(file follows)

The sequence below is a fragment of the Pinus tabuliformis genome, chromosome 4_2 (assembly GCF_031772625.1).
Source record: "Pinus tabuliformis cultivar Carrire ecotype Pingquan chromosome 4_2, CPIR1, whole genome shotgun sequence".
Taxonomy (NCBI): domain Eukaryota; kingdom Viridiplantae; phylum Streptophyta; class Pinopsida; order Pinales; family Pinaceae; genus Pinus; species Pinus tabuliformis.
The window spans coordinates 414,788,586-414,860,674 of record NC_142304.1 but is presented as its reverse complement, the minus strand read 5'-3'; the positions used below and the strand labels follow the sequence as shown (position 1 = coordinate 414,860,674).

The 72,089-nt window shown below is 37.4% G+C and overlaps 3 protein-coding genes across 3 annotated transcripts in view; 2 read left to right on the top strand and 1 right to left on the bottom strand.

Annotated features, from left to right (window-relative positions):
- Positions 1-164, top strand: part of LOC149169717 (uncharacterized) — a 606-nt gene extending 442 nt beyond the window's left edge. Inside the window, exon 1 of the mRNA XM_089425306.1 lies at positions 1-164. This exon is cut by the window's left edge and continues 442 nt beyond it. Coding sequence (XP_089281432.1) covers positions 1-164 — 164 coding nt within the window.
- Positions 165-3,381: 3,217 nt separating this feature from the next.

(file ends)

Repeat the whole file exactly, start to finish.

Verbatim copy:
The sequence below is a fragment of the Pinus tabuliformis genome, chromosome 4_2 (assembly GCF_031772625.1).
Source record: "Pinus tabuliformis cultivar Carrire ecotype Pingquan chromosome 4_2, CPIR1, whole genome shotgun sequence".
Taxonomy (NCBI): domain Eukaryota; kingdom Viridiplantae; phylum Streptophyta; class Pinopsida; order Pinales; family Pinaceae; genus Pinus; species Pinus tabuliformis.
The window spans coordinates 414,788,586-414,860,674 of record NC_142304.1 but is presented as its reverse complement, the minus strand read 5'-3'; the positions used below and the strand labels follow the sequence as shown (position 1 = coordinate 414,860,674).

The 72,089-nt window shown below is 37.4% G+C and overlaps 3 protein-coding genes across 3 annotated transcripts in view; 2 read left to right on the top strand and 1 right to left on the bottom strand.

Annotated features, from left to right (window-relative positions):
- Positions 1-164, top strand: part of LOC149169717 (uncharacterized) — a 606-nt gene extending 442 nt beyond the window's left edge. Inside the window, exon 1 of the mRNA XM_089425306.1 lies at positions 1-164. This exon is cut by the window's left edge and continues 442 nt beyond it. Coding sequence (XP_089281432.1) covers positions 1-164 — 164 coding nt within the window.
- Positions 165-3,381: 3,217 nt separating this feature from the next.